Wednesday, May 28, 2008

Audrey Caroline

Have you met Audrey Caroline?


Well, let me introduce you.

Audrey Caroline lived less than three hours in this world. And yet she has impacted thousands of lives. Her story is absolutely heart-breaking, and you may as well know right now that if you dive any further into this, you may need a box of tissues. (Don't say I didn't warn you.)

Audrey's story, in a nutshell, is that her parents found out midway through the pregnancy that she had some physical conditions that were fatal. The best case scenario is that she would live for two minutes after her birth. Yes, you read that right - the best case scenario is that she would be born and live for two minutes.

Of course her parents were encouraged to "terminate" the pregnancy, but they knew they couldn't do that. They had to carry her to term and then leave the rest to God. Audrey was born on April 7, and she lived for about two hours and fifteen minutes.

Her mom, Angie, blogged this entire journey. I found her blog yesterday and was compelled to read the entire thing. (Enter the box of tissues.) The story is amazing, horrible, beautiful, maddening, and uplifting. I encourage you to visit the blog and read it from the beginning.

You can also watch this video, produced by a church in Nashville, that summarizes this family's experience. It is about 25 minutes long, but I promise you it is worth watching. If you are anything like me, it will change the way you look at things.

Also, Audrey's dad, Todd Smith, is in the group Selah. Their next album will include a song, called "I Will Carry You", that was written (and recorded) in the midst of this. You can hear it while watching this slideshow of the Smith family. (Again, you'll need to pull out the tissues.)

If you know anyone who has suffered the loss of a loved one, and especially if they have suffered the loss of a baby, they might be interested in reading Angie's blog. She is very transparent about her pain, her anger, and her deeping trust in Jesus.

And please remember Todd and Angie and their family in your prayers, since just last night their family experienced another tragedy. Todd's sister, Nicol (who used to sing in Selah), went to check on her two-month-old baby last night and discovered that he was not breathing. The paramedics could not revive him. How much grief can one family take?

In one of her posts, Angie mentions the hymn "It Is Well with My Soul." I never knew the story behind this hymn until she gave the background. Here is the story, as posted on Wikipedia:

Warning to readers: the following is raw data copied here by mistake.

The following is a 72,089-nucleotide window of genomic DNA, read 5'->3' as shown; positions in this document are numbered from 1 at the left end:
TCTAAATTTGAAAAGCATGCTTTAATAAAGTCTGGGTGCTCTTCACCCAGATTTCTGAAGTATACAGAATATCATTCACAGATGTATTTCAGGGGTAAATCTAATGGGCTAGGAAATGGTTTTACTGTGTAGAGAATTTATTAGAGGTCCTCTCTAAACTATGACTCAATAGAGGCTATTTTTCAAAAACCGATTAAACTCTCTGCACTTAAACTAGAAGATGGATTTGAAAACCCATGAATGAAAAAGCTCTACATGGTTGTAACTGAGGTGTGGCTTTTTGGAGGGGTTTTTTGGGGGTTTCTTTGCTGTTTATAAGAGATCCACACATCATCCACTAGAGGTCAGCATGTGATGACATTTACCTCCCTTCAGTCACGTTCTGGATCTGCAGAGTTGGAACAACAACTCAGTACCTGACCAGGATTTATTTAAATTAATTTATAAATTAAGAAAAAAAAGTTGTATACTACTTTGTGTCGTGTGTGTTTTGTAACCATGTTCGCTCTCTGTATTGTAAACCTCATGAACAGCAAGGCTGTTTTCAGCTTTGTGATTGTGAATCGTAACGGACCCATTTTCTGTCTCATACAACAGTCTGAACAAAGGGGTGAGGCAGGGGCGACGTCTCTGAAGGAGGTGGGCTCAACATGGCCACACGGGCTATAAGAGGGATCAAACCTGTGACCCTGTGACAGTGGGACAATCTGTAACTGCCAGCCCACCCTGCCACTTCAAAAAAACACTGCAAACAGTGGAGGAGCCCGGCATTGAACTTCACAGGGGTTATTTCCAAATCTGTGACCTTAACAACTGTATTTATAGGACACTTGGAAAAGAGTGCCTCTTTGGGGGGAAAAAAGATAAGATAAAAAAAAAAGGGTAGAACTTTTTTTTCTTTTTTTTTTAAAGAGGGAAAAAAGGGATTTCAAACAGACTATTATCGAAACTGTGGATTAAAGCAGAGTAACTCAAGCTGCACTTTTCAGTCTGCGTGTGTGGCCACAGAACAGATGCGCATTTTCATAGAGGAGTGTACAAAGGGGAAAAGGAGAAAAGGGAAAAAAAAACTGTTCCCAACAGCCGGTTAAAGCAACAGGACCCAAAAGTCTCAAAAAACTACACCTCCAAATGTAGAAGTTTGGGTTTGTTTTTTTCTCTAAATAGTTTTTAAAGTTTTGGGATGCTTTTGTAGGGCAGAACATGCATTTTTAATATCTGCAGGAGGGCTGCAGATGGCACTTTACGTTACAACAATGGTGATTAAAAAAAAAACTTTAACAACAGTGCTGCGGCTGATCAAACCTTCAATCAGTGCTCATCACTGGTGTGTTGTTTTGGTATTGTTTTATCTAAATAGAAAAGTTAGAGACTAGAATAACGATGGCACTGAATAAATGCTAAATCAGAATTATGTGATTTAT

This hymn was writ­ten af­ter several trau­matic events in Spaf­ford’s life. The first was the death of his only son in 1871, shortly followed by the great Chi­ca­go Fire which ru­ined him fi­nan­cial­ly (he had been a successful lawyer). Then in 1873, he had planned to travel to Europe with his family on the S.S. Ville Du Havre, but sent the family ahead while he was delayed on business. While cross­ing the At­lan­tic, the ship sank rapidly after a collision with an­o­ther ship, and all four of Spaf­ford's daugh­ters died. His wife Anna sur­vived and sent him the now fa­mous tel­e­gram, "Saved alone." Shortly afterwards, as Spaf­ford traveled to meet his grieving wife, he was inspired to write these words as his ship passed near where his daugh­ters had died.
Here are the words to the hymn:

It Is Well With My Soul

When peace like a river, attendeth my way,
When sorrows like sea billows roll;
Whatever my lot, Thou hast taught me to say,
It is well, it is well, with my soul.

It is well, with my soul,
It is well, with my soul,
It is well, it is well, with my soul.

Though Satan should buffet, though trials should come,
Let this blest assurance control,
That Christ has regarded my helpless estate,
And hath shed His own blood for my soul.

My sin, oh, the bliss of this glorious thought!
My sin, not in part but the whole,
Is nailed to the cross, and I bear it no more,
Praise the Lord, praise the Lord, O my soul!

And Lord, haste the day when my faith shall be sight,
The clouds be rolled back as a scroll;
The trump shall resound, and the Lord shall descend,
Even so, it is well with my soul.

Horatio Spafford


Anonymous said...

If I'm remembering correctly, this was Grandpa Hershberger's favorite hymn?


Miss Monica said...

Yes, it was. And there's not been a time that I've sung it since his funeral that I haven't thought of him. =)

And since you've given a tissue warning, I'll have to read about Audrey Caroline another time, as I'm on my way out the door for work and really don't want to redo my make-up!!!

Anonymous said...

Now, this is the 2nd comment I've tried to send. the first one did not go through. Yes, this was grandpa's favorite hymn at the end of his life. As he knew his life was coming to an end he would repeat "it it well with my soul" often. He requested that phrase to be placed on his tombstone.